Frequently Asked Questions

Check to find the answers to your questions about the Agency for Healthcare Research and Quality (AHRQ) programs and activities. You can search by category or key words. You can also send us your questions or website feedback here. We will respond to your requests based on the best available scientific evidence and research from our Agency.

AHRQ cannot provide diagnoses or specific medical advice to individuals on their personal health conditions and situations.

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You can find information on the Agency for Healthcare Research and Quality's (AHRQ) Women's Health program at Women's Health Topic Page.

On December 6, 1999, the Healthcare Research and Quality Act of 1999 reauthorized the Agency for Healthcare Research and Quality (AHRQ) and directed the Agency, in carrying out its mission, to conduct and support research and evaluations, and to support demonstration projects, with respect to the delivery of health care in inner-city and rural areas (including frontier areas); and health care for priority populations, which include low income groups; minority groups; women; children; the elderly; and individuals with special health care needs, including individuals with disabilities and individuals who need chronic care or end-of-life health care.

To implement this directive and help achieve a broad portfolio of research, AHRQ implemented a policy on the Inclusion of Priority Populations in the health services research.

For more information, go to the notice in the NIH Guide.

The inclusion of priority populations in research policy began with all grant applications submitted to AHRQ on October 1, 2003.

AHRQ's priority populations, specified by Congress in the Healthcare Research and Quality Act of 1999 (Public Law 106-129) include: women, children, racial and ethnic minorities, populations with special healthcare needs (chronic illness, disabilities, and end of life care needs), the elderly, low-income, inner-city, and rural populations.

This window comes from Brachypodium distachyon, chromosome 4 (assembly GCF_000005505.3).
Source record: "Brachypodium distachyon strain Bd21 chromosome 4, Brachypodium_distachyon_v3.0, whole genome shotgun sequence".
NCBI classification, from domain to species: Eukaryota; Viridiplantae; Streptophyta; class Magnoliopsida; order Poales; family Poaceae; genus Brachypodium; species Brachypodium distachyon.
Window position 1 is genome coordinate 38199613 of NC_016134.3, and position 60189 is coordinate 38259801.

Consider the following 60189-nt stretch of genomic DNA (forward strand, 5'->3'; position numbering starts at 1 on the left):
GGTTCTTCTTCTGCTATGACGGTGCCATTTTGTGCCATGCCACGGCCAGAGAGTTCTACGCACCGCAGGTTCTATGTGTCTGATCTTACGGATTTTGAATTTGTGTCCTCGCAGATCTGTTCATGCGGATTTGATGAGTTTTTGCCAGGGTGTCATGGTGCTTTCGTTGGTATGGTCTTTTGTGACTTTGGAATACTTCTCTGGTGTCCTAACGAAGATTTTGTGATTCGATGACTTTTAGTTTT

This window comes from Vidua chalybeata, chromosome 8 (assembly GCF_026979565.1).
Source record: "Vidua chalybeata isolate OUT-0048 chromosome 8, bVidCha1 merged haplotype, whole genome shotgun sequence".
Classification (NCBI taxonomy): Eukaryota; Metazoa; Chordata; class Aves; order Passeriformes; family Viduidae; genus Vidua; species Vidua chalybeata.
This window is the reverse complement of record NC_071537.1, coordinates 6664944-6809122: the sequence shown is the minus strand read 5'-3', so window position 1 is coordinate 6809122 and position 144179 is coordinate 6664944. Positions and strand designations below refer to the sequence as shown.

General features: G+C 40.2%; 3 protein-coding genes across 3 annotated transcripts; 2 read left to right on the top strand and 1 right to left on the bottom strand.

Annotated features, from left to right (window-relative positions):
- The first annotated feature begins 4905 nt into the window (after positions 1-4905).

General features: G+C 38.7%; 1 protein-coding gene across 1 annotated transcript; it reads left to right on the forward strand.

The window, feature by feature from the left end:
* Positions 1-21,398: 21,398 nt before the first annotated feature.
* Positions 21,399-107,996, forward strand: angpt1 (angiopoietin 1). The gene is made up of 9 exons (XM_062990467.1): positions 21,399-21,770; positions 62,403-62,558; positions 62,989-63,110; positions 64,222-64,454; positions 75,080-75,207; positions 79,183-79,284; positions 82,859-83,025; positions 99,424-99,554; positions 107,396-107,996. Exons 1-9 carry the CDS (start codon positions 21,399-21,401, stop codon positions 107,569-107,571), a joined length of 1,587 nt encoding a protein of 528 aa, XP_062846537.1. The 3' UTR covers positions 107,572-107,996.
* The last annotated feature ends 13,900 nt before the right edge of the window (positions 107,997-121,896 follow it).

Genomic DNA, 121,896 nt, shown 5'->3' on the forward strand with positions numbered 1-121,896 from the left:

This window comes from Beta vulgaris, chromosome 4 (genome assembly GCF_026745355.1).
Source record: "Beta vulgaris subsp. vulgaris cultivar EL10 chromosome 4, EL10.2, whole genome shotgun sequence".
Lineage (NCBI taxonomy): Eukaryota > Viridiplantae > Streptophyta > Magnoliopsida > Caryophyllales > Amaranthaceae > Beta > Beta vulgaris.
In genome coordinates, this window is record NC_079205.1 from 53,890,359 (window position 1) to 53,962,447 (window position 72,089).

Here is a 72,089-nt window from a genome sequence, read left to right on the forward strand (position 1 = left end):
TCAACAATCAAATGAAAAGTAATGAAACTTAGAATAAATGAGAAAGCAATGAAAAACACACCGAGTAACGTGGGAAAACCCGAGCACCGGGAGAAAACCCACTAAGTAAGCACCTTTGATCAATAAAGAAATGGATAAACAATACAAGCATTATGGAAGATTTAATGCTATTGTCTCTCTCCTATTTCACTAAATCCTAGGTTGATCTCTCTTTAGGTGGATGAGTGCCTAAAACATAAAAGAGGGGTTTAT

AHRQ uses the words "consumer" and "patient" to differentiate between individuals who may be exploring options for their medical care. "Consumers" refer to individuals who may be facing a decision about which health plan to enroll in. "Patients" refer to individuals who have an existing health need or health care condition and who may be facing a decision about which physician, hospital, or outpatient provider to select for a particular treatment.

AHRQ's videos are available on many of its websites and also on its YouTube channels:

The AHRQ Health Care Innovations Exchange is designed to support health care professionals in sharing and adopting innovations that improve health care quality. Sponsored by AHRQ, the Health Care Innovations Exchange offers:

  • Detailed profiles of innovative activities and QualityTools.
  • Contact information for innovators.
  • Education, through perspectives, articles, videos and more on supporting innovation and implementing innovations effectively within your organization.

For more information, go to the Innovations Exchange website:

The Health Care Innovations Exchange is interested in all innovations that have a direct or indirect impact on patient care or service delivery. Priorities established by the Agency for Healthcare Research and Quality (AHRQ) include:

  • Innovations that focus on reducing disparities in care or improving the health status of vulnerable populations.
  • Innovations with the potential for high impact.
  • Innovations submitted by someone with a strong interest in participating in all activities of the Health Care Innovations Exchange.
  • Innovations developed as a result of AHRQ funding.

The QualityTools website was integrated into the AHRQ Health Care Innovations Exchange website. Go to the Innovations Exchange Help page to learn how to search and browse the QualityTools database for tools of interest.

You can type your search term in the Search box accessible on the Innovations Exchange homepage to search the database quickly.

You can apply filters to the result set to help you narrow the search. Filters include content types (for example, innovation profiles, qualitytools, articles, and videos) and/or specific QualityTool Topic, including benchmarking/comparative data, patient/medication safety, and quality improvement strategies.

You can also browse the QualityTools database by topic and other areas shared with innovations, including disease or clinical category, IOM domains of quality, setting of care, patient population, and more.

Innovation refers to the implementation of new or altered products, services, processes, systems, organizational structures, or business models as a means of improving one or more domains of health care quality or reducing health care disparities. Innovation can mean different things to different people, depending on sector as well as organizational and other contextual factors.

Ask a question, report a problem, or give us your opinion about a specific AHRQ program.